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A Kent recycling company have been ordered to pay nearly £17,000 in fines and costs after a a worker's foot was crushed at its site in Folkestone.
19 year old Daniel Brown suffered 16 broken bones in his right foot when the tyre of a 16-tonne Shovel machine ran over it as he was sorting waste at Countryside Recycling Limited in February 2010.
He still suffers with pain and arthritis and has had to give up a possible career in Motocross, having won races at national level and negotiated a potential sponsorship package. He cannot learn to drive for his car licence and has not been able to return to work.
It was raining at the time of the accident and the Health and Safety Executive found that neither the windscreen wipers or the heater on the shovel were working, meaning the windows tended to steam up. The shovel also had a broken wing mirror, no reversing lights, no reversing CCTV and would not always go into gear.
The HSE also found there was no system in operation to ensure moving vehicles and pedestrians were segregated. Employees were simply told verbally to stay clear of manoeuvring vehicles.
The Health and Safety Executive (HSE) prosecuted Countryside Recycling Limited of Lenham, Maidstone, for failing to operate a safe system at working at their site in Folkestone.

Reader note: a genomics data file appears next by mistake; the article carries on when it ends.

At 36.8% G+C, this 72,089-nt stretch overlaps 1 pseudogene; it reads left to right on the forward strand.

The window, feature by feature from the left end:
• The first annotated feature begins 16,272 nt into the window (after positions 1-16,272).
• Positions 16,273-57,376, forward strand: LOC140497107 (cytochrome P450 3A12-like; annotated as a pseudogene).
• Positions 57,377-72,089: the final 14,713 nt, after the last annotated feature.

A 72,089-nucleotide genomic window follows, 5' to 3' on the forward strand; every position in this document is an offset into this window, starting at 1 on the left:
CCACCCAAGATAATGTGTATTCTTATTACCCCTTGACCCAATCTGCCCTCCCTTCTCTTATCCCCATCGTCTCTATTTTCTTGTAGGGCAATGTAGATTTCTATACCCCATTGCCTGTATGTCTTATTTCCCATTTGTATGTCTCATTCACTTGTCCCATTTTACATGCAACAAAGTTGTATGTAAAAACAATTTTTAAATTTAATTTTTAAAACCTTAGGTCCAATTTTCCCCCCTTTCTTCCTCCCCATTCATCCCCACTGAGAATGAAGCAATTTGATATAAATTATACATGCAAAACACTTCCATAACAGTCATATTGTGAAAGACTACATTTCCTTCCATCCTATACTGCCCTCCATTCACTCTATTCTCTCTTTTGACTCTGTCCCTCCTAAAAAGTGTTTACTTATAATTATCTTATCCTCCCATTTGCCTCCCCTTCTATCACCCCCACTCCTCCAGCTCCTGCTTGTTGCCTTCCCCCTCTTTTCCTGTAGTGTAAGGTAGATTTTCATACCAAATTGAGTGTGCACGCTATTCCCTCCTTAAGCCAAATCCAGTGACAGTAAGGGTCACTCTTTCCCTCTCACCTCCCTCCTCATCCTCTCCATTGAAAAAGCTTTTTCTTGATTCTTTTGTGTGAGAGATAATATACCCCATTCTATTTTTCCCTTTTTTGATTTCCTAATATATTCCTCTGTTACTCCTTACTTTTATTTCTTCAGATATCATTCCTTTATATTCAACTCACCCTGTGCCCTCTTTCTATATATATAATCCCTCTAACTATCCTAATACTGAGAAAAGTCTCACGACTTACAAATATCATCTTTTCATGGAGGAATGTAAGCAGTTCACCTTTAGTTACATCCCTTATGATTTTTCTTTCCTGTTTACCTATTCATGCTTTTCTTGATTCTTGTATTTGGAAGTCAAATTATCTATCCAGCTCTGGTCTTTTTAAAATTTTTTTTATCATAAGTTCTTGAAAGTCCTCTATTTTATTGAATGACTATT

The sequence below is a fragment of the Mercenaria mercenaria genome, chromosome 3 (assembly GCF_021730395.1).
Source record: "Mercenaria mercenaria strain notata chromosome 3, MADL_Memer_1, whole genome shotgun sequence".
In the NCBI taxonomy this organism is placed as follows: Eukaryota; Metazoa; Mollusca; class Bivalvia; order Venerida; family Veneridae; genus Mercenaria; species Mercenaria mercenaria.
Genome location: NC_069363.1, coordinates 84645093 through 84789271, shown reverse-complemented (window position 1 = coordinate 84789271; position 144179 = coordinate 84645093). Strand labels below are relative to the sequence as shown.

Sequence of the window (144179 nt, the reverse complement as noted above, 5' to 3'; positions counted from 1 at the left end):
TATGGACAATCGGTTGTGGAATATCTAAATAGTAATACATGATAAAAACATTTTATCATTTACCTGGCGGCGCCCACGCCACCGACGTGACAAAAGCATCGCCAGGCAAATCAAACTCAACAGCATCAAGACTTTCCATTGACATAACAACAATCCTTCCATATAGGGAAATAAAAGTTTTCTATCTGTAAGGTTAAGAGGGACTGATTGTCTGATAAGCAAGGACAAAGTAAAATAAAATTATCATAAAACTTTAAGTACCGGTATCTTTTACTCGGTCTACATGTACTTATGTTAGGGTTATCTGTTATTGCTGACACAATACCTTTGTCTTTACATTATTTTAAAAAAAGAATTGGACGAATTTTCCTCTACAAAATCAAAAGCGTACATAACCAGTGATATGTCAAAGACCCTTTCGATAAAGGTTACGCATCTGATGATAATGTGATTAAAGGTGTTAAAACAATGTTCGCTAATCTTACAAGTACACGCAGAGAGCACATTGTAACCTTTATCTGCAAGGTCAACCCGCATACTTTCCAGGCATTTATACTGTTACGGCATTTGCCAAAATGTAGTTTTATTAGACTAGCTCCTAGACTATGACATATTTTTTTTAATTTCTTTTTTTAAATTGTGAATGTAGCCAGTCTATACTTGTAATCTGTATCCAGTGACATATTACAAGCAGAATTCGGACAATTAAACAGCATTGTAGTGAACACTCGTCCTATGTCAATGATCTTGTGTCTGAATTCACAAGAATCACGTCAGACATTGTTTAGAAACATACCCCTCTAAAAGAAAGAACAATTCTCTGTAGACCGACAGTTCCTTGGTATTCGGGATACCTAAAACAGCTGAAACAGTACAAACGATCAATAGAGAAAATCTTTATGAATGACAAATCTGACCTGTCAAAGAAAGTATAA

After the prosecution, HSE's inspector Stephen Green said: "The injured worker was lucky not to be killed as a result of this incident, which could have easily been avoided if the long list of failures with this vehicle and systems had been addressed earlier.
"HSE has plenty of helpful guidance that could have been followed, and if the company had implemented a safe system of work, segregating moving vehicles from pedestrians, then a young man wouldn’t have broken a bone for every tonne of weight that rolled over his foot – 16 in total.
“There is no excuse for not having a safe system of work in place.”
Countrystyle Recycling Limited of Ashford Road, Lenham, Maidstone, Kent, pleaded guilty to breaching section 2(1) of the Health and Safety at Work etc. Act 1974 in relation to the incident. The firm was fined £10,000 and ordered to pay £6,221 in costs.